As a result of divergent judicial interpretations, the country’s courts are deeply divided. Seven state supreme courts – Alaska, Arkansas, Indiana, New Hampshire, Oregon, Pennsylvania, and Texas - and the federal Eighth Circuit Court have held that the local church retains ownership of the property unless a trust in favor of the national church is established under applicable state law. However, eight other state supreme courts – in California, Connecticut, Georgia, Kentucky, New York, Tennessee, and Virginia - have held that the national church can rightfully claim ownership if it has declared ownership rights in its constitution or canons. Not only does the deep division exist between courts in different jurisdictions, but cases at the state level have also been closely decided. The South Carolina Supreme Court case was a 3-2 decision. Indeed, individual judges appear to be sharply divided about the proper application of Jones as well. Contradictory verdicts are being issued in cases with like circumstances, based on the same legal precedent. This widespread division certainly provides a strong impetus for seeking clarification from our country’s highest court. 

Will the Supreme Court Provide Clarity?

The Petitioners’ request for Supreme Court clarification underscores the significant tension between First Amendment considerations and application of the neutral principles as espoused by the Supreme Court in Jones. Thus far, two amicus briefs have been filed, both supporting the Petitioners’ position that local churches should be left alone with their property rights intact. First, a group of 18 law professors who teach constitutional law, property law, and First Amendment law have expressed serious concern about judicial enforcement of trusts in internal church documents that don’t satisfy state trust law, as well as First Amendment protections for local churches. Second, the Falls Anglican Church supports the Petitioners’ request, asserting that a resulting judicial clarification will reduce litigation and will relieve burden placed on congregations, dioceses, and denominations. Like the professors, the Anglican Church argues that the Supreme Court could avoid Establishment Clause concerns raised by the South Carolina ruling, by not allowing lower courts to enforce canons or other edicts unilaterally issued by denominations. The Falls Anglican Church has a potential stake in the South Carolina case’s outcome, as its own petition for certiorari was rejected in 2014 – with the resulting loss of church property to the Episcopal denomination. Other churches that are considering whether and when to leave a denomination may similarly face enormous consequences from a high court ruling on church property rights.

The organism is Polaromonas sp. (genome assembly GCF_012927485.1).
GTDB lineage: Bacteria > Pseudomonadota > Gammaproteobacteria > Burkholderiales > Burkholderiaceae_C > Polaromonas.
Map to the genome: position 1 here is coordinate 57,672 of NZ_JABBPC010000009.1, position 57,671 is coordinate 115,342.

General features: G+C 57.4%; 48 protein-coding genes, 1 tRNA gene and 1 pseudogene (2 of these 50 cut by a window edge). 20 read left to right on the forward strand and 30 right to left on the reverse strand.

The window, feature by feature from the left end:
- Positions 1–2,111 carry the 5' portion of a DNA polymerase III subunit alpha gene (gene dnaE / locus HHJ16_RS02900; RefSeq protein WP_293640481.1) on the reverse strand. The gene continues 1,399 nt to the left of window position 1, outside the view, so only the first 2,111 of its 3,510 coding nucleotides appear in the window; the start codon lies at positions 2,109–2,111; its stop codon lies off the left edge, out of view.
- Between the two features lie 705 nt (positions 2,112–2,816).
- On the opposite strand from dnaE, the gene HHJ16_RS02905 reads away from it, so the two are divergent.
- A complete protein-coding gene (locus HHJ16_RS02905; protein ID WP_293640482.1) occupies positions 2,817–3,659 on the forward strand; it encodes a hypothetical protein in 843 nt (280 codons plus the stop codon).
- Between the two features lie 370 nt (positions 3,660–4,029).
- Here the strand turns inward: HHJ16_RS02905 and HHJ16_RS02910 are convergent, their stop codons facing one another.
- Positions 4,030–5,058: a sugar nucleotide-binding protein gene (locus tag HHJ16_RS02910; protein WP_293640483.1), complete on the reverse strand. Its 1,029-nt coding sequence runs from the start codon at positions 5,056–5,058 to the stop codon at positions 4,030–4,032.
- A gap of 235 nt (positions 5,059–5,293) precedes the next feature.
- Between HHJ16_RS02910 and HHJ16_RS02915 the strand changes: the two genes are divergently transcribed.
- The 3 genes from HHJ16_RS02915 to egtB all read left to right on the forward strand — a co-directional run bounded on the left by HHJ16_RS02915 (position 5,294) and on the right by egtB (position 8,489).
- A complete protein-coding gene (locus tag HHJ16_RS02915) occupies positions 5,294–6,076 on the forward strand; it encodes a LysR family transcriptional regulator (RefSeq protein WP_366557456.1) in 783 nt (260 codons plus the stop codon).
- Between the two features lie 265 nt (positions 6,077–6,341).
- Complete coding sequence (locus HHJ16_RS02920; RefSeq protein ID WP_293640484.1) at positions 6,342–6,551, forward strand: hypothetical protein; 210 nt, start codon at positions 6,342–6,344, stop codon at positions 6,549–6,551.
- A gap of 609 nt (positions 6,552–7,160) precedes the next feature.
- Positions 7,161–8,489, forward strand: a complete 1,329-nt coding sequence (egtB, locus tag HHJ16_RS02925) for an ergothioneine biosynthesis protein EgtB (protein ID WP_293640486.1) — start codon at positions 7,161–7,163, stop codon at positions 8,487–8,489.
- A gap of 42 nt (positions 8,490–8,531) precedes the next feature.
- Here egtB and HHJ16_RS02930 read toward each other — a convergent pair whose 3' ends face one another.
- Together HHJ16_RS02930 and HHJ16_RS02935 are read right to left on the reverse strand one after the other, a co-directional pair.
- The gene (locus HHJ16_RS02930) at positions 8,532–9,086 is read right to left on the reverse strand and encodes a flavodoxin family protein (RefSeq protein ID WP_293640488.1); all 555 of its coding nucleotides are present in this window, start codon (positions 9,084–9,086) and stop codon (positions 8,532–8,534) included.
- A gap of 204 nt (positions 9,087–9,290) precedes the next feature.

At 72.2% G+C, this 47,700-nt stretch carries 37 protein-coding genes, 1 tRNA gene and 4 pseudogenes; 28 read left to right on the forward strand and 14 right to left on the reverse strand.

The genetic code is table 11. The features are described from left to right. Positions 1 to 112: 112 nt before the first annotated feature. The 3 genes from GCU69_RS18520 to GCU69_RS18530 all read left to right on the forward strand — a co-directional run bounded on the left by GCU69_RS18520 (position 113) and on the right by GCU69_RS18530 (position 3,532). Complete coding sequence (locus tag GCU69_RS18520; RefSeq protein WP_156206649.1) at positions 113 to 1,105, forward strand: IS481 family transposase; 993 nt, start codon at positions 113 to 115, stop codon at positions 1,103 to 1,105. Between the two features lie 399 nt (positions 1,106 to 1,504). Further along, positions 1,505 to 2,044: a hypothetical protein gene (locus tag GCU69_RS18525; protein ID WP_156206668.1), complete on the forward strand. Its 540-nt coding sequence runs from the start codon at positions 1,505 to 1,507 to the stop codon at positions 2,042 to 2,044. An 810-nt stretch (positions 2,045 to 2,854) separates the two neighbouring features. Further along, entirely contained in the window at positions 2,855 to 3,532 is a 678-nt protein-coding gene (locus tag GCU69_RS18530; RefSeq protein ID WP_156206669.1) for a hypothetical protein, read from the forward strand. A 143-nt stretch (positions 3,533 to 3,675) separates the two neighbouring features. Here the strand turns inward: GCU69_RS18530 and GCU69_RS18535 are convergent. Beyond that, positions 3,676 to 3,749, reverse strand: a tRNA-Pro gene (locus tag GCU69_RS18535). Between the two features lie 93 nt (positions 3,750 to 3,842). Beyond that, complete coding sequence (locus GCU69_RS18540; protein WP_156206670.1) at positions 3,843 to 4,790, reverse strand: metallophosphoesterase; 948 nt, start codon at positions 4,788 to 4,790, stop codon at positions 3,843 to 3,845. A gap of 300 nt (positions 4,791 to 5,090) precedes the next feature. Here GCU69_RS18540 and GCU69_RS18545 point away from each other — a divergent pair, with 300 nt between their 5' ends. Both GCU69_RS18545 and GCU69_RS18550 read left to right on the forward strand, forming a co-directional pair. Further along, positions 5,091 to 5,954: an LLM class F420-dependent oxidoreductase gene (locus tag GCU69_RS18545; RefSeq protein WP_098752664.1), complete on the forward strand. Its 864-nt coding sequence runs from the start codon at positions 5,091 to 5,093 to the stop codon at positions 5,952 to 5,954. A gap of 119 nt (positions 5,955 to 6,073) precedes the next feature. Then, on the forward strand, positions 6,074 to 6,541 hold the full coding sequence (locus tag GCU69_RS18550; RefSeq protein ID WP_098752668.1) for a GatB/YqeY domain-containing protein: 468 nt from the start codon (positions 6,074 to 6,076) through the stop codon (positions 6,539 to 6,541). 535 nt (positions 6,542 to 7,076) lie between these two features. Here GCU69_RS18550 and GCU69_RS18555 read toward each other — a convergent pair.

Should the Court accept the case and follow strict interpretation of Jones, local churches’ ownership claims to their real property will be significantly strengthened in many cases. But if the Court goes the other way, or refuses to accept the case, local churches – at least in states like South Carolina - will need to be much more circumspect because of their reduced First Amendment freedoms vis a vis their denominations. Given the widespread confusion and division swirling around this issue, the outcome of the pending case is much needed, highly anticipated, and ripe for resolution.